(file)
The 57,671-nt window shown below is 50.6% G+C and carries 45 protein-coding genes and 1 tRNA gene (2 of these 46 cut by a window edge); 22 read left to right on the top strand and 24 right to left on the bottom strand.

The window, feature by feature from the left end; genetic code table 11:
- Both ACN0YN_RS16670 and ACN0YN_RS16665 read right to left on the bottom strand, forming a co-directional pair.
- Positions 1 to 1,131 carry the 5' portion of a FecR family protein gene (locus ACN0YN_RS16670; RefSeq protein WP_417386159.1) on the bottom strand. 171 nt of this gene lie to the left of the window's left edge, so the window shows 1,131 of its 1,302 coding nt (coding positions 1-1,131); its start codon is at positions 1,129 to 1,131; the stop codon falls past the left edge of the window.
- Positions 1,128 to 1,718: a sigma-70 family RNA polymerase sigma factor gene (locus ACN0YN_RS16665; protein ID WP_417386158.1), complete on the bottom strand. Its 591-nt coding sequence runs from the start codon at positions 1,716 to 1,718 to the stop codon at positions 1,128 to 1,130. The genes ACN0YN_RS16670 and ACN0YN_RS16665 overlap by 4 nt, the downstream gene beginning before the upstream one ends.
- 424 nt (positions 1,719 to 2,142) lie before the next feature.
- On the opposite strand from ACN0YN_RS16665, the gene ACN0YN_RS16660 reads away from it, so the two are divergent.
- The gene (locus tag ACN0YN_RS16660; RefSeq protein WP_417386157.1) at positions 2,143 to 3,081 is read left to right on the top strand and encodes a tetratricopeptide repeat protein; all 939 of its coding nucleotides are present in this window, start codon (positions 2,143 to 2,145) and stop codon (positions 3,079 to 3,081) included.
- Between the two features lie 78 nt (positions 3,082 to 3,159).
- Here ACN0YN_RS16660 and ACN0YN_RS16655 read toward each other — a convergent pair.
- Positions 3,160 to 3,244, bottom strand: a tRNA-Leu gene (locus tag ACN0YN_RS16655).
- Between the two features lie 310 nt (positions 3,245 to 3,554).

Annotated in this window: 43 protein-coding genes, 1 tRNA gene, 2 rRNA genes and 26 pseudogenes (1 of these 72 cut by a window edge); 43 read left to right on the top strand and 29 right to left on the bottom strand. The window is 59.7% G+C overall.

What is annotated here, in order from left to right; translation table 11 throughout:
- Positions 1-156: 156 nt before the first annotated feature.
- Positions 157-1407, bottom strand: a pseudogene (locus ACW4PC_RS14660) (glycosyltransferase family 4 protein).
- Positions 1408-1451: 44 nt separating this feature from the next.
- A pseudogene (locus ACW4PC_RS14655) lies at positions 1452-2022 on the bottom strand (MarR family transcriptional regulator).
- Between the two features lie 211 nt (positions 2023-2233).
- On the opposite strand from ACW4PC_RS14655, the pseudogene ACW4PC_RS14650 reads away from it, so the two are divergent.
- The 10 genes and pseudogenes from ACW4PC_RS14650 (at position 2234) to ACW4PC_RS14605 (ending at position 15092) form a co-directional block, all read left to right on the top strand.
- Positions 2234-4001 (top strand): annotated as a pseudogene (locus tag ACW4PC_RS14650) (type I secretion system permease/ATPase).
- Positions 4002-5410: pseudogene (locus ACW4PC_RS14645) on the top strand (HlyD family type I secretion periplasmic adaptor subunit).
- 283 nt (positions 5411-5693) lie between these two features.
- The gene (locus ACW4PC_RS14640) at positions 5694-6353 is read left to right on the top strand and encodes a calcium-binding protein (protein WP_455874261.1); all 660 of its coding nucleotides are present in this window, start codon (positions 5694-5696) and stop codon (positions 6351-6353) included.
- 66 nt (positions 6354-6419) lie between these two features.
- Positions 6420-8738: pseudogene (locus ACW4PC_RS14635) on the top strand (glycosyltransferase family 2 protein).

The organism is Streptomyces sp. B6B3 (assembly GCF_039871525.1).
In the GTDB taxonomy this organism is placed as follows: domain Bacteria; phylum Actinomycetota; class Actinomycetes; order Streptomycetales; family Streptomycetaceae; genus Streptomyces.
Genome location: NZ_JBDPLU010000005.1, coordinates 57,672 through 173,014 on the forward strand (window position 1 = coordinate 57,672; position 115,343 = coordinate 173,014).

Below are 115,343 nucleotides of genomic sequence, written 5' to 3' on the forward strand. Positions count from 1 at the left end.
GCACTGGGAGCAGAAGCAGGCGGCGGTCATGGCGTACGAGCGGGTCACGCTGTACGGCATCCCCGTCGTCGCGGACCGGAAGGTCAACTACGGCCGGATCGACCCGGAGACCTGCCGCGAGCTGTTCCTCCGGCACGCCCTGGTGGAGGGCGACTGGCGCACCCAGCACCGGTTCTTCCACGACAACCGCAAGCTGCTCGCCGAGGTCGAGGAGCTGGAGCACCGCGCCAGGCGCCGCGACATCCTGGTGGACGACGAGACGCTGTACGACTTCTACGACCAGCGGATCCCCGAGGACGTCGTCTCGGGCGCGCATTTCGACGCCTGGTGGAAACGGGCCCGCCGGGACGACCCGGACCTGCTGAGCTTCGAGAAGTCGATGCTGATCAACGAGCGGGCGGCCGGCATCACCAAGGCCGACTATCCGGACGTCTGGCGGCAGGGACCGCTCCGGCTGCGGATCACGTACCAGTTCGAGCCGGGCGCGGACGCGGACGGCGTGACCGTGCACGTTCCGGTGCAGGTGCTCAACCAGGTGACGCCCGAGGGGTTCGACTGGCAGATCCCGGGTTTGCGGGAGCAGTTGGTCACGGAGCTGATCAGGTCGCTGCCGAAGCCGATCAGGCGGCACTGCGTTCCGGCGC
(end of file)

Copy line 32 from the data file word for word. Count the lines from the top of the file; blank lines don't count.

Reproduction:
GCACTGGGAGCAGAAGCAGGCGGCGGTCATGGCGTACGAGCGGGTCACGCTGTACGGCATCCCCGTCGTCGCGGACCGGAAGGTCAACTACGGCCGGATCGACCCGGAGACCTGCCGCGAGCTGTTCCTCCGGCACGCCCTGGTGGAGGGCGACTGGCGCACCCAGCACCGGTTCTTCCACGACAACCGCAAGCTGCTCGCCGAGGTCGAGGAGCTGGAGCACCGCGCCAGGCGCCGCGACATCCTGGTGGACGACGAGACGCTGTACGACTTCTACGACCAGCGGATCCCCGAGGACGTCGTCTCGGGCGCGCATTTCGACGCCTGGTGGAAACGGGCCCGCCGGGACGACCCGGACCTGCTGAGCTTCGAGAAGTCGATGCTGATCAACGAGCGGGCGGCCGGCATCACCAAGGCCGACTATCCGGACGTCTGGCGGCAGGGACCGCTCCGGCTGCGGATCACGTACCAGTTCGAGCCGGGCGCGGACGCGGACGGCGTGACCGTGCACGTTCCGGTGCAGGTGCTCAACCAGGTGACGCCCGAGGGGTTCGACTGGCAGATCCCGGGTTTGCGGGAGCAGTTGGTCACGGAGCTGATCAGGTCGCTGCCGAAGCCGATCAGGCGGCACTGCGTTCCGGCGC